Cincinnati funk rock group Freak Mythology jumped onto the scene this year with an impressive self titled debut.
The record features shuffling drums that you can’t help but nod to, clever guitar and bass riffs, and tight vocals. With eight tracks and 35 minutes worth of music, it’s a quick record, but easy to really dive into.
The instrumental track “Surge” divides the album, with an upbeat front half and a back half tackling some bigger musical themes. I talked with guitarist Ryan Shepard about how Freak Mythology and how this record came to fruition.
The Indie Sound: So if you’d like to start by telling me how the band got started and your history
Ryan Shepard: There’s four of us in the band right now, but three of us have known each other since elementary school: Travis Hanna (drums), myself (guitar), and our frontman Brad Wehlitz. We had all played music as a hobby, just not really together, and it grew into this thing where we became the only other people that we knew who played music in our area.
So one day, during our freshman year of high school, we just decided to get together and jam a little bit. We realized that we had really diverse music tastes, but putting all that diversity together made something that sounded pretty cool. We decided to go with it a bit and make a band, and that was five years ago. For a while, we’d just been writing music, playing 3-4 shows a year, and keeping it very lowkey. That changed this past year when we decided to record all the stuff that we did and take it a little bit more seriously, now that we’re out of high school and have a little bit more time to do what we wanted.
TIS: Who are some of your personal influences and influences as a band?
RS: As a guitar player, my personal influences range pretty broadly, but I’m a huge blues and
funk guy. I would have to mention guys like B.B. King, Buddy Guy, Stevie Ray Vaughan, Jimmy
Page, Jimi Hendrix. A lot of old cats out there. As a band, we’re into a lot of the classics as well,
but nowadays we’re influenced a little bit by bands like Arcade Fire and Alabama Shakes. Back
in the day it was more Led Zeppelin, The Beatles, and the Stones.
TIS: I can hear that mix of modern in old in your music. I was listening to the new album and
thought it was a bit of a heavy hitter, with the instrumental track in the middle and two of the
tracks were over six minutes. What’s your writing process like and how did all of that come
together for this album?
RS: Pretty long! Again, it took us five years to write all the music that we had and put on this record. It’s not that we never wrote, we were just never happy with what we had. We have a really, really long process. We always have some chord progression or melody we really like and we’ll write the form of the song first, and then we throw the lyrics in.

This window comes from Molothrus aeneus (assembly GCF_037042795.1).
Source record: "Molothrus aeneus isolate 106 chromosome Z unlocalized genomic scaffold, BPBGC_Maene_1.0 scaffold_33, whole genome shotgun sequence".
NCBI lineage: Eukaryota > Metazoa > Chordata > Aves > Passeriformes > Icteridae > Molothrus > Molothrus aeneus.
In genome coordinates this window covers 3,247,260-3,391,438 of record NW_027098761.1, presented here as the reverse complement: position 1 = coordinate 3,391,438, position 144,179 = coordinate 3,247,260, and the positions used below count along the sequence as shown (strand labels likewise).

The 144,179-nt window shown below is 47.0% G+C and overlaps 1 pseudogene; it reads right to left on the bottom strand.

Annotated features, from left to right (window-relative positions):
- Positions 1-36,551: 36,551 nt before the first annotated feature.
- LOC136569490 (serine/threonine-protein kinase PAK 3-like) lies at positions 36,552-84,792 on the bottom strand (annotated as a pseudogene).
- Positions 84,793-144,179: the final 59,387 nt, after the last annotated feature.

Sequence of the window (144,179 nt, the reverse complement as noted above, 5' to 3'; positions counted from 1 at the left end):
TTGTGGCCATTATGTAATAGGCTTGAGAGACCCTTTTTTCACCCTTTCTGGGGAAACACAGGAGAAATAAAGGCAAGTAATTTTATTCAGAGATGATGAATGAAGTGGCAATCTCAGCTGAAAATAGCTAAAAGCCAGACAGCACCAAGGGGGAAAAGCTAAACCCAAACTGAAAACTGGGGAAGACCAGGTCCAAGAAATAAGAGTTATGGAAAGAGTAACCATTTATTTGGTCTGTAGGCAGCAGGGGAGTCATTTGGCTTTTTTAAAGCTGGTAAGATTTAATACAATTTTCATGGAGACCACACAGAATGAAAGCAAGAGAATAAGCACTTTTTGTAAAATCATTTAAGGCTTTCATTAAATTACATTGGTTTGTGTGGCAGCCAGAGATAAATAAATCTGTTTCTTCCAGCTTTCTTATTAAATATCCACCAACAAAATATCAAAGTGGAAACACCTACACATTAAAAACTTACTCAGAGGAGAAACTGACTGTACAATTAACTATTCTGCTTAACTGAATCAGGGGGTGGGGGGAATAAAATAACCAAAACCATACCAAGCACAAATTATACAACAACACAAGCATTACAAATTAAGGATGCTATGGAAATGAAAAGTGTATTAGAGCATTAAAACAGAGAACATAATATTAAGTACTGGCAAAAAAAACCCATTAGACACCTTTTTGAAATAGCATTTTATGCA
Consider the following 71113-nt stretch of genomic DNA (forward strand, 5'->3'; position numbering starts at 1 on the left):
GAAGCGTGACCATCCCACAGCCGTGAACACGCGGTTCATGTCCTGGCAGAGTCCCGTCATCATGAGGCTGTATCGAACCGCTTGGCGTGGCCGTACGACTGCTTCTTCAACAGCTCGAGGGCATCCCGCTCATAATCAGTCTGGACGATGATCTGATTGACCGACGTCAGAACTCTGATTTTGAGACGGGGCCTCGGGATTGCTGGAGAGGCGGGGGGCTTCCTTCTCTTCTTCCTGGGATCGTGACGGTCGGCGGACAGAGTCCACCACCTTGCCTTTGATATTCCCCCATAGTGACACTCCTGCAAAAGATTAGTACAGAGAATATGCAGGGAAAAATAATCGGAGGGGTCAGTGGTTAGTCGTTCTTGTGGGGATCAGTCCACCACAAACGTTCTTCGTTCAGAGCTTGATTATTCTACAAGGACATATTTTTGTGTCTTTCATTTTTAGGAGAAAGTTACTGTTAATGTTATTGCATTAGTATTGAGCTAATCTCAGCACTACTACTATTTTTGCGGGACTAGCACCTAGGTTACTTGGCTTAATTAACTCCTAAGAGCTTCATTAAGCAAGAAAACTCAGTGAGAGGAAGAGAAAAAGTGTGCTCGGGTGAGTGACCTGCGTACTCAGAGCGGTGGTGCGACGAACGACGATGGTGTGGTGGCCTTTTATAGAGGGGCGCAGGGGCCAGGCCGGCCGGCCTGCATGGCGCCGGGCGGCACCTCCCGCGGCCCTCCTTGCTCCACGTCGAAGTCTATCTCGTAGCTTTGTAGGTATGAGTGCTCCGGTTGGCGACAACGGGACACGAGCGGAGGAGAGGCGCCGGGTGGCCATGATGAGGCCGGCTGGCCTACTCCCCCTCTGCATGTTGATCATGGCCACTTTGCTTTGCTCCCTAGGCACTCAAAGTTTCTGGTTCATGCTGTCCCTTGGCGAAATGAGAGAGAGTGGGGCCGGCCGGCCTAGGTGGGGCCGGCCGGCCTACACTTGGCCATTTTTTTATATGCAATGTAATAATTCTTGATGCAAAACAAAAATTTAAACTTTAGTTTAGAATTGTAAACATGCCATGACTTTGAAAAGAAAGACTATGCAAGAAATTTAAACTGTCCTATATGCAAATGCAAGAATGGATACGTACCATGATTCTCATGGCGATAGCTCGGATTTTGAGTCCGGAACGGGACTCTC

Once the lyrics get thrown in, everything kind of changes from there, so the form changes again and then the lyrics change again. It’s just going back and forth in order to, in our minds, perfecting it to what we really want it to sound like. When you’re pressed for time and you’re not rehearsing as much as you’d like to, whenever you do get together it’s a long process to get it down and perfect it.
TIS: That sounds time consuming but gratifying.
RS: Totally; that’s how we feel about this record!
TIS: I think that’s a good place to be! So the last song on the album, “Oh Sweet Ganja,” is an awesome little song. I was just wondering the inspiration behind that, because I can hear a lot of different influences there with a world music vibe and a hint of blues.
RS: That song was kinda written as a joke, when we were probably 18 years old! It just became
a thing where Brad and I would just start singing it. We thought it was so great, so funny. It
came together that way; there wasn’t much influence behind it other than the title of the song.
The night before I was headed back to Athens for my sophomore year at Ohio University, I had a bunch of friends over, and we thought it’d be really cool to sing it together. Brad had a professional recorder and we had about 10 or 12 people in my basement. The band and all of our friends learned this song in a 30 minute period and all sang it together, and that’s the recorded track you hear on the album. It was this nice little campfire style song that we put at the end of the record … I think it’s a testament to us having a lot of fun with the whole thing.
TIS: That’s an awesome thing to have on your record. So you’ve released your debut album in
April, so what are your plans for the rest of 2017?
RS: This summer we’re going to be in Cincinnati playing a ton of shows. We have five shows lined
up right now, scattered throughout Cincinnati at places like Rake’s End, and there’s a possibility of playing at Bogart’s. We’re gonna try to play shows in Louisville, Cleveland, Columbus, Athens, Pittsburgh, to just do a midwest sweep and play as many shows as we can. Probably starting in the fall we’re gonna write as much music as we can, and hopefully we’ll have a second album out a year from now.
With a really solid debut and great discussion about the band and their future, I think we can expect more to come for Freak Mythology. Pick up their record and catch them at a show this summer.